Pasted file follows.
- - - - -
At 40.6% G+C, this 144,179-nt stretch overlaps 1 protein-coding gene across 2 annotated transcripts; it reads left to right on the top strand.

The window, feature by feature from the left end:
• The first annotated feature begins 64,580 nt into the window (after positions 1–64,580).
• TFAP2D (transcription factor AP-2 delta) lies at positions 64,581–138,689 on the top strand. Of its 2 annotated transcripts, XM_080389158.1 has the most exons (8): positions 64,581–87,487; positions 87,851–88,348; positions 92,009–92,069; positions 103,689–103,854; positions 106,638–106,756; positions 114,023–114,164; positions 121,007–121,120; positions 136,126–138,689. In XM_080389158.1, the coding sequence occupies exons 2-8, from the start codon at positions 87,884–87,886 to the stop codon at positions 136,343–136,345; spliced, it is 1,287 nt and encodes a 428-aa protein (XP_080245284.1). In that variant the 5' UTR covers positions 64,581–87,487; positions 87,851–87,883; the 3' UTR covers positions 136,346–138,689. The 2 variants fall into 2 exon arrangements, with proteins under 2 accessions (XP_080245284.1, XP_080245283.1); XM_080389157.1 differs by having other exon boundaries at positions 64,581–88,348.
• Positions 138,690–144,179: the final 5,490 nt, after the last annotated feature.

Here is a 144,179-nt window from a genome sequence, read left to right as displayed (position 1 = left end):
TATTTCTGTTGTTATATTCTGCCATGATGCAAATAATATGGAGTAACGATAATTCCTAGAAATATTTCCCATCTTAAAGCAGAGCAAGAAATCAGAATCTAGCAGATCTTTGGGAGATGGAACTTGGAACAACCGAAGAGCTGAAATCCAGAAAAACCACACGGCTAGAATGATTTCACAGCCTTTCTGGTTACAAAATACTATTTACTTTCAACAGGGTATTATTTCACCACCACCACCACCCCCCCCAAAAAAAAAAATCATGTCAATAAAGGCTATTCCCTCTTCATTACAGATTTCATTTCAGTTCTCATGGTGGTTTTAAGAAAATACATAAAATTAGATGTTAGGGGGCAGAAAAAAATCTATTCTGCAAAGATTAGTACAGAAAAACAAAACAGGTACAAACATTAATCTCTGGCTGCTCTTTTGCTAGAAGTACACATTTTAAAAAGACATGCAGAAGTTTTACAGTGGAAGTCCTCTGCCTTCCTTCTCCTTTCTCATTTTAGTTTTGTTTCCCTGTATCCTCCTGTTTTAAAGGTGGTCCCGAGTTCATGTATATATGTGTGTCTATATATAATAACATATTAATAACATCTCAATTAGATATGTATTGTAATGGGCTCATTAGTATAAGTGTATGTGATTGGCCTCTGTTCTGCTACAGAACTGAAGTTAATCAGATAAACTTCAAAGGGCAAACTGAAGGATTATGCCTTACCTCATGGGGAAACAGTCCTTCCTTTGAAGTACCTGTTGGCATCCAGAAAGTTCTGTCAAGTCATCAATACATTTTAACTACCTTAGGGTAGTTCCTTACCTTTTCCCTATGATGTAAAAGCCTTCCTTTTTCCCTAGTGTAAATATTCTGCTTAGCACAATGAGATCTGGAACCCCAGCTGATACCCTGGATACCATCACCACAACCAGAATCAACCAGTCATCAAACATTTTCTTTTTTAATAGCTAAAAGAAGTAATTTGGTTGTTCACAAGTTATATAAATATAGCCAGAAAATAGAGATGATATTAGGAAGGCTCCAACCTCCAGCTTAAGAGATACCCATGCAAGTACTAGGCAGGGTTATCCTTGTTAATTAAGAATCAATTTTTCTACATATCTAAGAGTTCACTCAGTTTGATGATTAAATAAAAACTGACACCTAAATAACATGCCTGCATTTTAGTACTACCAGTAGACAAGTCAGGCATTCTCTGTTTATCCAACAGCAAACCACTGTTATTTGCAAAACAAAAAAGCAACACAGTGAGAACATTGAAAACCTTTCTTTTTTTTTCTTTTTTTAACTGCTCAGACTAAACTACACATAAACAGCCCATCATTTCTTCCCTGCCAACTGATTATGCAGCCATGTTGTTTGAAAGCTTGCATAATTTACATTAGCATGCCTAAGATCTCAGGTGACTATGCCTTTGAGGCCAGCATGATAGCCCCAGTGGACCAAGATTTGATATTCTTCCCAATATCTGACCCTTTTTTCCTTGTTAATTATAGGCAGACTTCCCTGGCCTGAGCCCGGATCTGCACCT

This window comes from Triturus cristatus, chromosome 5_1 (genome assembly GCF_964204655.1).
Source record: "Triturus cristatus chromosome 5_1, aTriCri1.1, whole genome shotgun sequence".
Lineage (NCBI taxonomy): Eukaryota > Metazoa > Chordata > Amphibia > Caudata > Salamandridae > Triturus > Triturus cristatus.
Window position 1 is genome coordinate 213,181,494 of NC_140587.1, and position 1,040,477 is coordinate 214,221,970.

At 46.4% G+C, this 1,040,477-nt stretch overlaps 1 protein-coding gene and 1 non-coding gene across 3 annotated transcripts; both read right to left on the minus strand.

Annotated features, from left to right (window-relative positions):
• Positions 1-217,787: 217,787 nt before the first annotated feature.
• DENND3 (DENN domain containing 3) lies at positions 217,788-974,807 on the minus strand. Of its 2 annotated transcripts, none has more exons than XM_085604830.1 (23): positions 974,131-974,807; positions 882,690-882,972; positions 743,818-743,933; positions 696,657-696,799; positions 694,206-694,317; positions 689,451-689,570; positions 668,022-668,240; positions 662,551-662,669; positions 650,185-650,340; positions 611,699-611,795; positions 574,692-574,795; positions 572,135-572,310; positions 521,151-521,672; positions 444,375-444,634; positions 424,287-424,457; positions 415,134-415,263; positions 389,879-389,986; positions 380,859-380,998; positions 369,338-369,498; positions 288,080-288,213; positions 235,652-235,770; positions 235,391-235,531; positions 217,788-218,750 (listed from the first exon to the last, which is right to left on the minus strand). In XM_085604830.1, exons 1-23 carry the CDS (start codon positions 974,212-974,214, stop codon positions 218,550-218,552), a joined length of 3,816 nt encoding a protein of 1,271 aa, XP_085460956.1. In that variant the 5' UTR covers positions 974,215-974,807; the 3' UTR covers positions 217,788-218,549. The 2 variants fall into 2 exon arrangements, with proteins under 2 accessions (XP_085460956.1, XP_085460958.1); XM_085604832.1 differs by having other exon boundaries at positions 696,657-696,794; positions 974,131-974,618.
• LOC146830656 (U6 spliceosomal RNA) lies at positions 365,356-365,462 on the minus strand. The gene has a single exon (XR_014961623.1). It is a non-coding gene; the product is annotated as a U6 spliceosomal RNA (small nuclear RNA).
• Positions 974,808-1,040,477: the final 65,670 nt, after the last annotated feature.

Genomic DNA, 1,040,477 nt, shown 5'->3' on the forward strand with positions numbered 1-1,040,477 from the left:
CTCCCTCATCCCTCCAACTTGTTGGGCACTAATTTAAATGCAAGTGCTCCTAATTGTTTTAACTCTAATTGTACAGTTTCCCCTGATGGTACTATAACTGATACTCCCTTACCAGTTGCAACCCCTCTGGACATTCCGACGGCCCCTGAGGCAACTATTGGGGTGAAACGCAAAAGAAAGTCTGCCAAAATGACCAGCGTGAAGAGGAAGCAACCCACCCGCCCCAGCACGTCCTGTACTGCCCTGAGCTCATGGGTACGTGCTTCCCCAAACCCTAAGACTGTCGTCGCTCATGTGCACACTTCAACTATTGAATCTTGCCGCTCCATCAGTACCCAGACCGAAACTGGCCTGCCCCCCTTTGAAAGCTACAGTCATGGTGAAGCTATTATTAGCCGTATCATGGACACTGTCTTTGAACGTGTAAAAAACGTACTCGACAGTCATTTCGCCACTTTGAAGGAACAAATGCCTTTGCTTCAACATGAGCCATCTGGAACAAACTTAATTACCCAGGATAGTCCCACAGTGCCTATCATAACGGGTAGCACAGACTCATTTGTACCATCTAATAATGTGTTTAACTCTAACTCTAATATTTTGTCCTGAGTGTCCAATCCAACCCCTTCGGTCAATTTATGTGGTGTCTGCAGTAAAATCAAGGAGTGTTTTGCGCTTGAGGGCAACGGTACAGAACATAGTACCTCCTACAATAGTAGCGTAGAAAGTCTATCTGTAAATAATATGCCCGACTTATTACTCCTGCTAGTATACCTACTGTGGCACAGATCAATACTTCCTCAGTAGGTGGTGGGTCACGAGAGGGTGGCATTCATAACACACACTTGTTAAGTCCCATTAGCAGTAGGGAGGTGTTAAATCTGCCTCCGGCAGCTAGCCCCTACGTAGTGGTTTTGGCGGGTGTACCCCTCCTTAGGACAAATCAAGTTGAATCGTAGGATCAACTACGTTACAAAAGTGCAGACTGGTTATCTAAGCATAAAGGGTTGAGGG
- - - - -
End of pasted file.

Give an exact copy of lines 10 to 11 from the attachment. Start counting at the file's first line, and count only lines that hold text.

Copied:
Lineage (NCBI taxonomy): Eukaryota > Metazoa > Chordata > Amphibia > Caudata > Salamandridae > Triturus > Triturus cristatus.
Window position 1 is genome coordinate 213,181,494 of NC_140587.1, and position 1,040,477 is coordinate 214,221,970.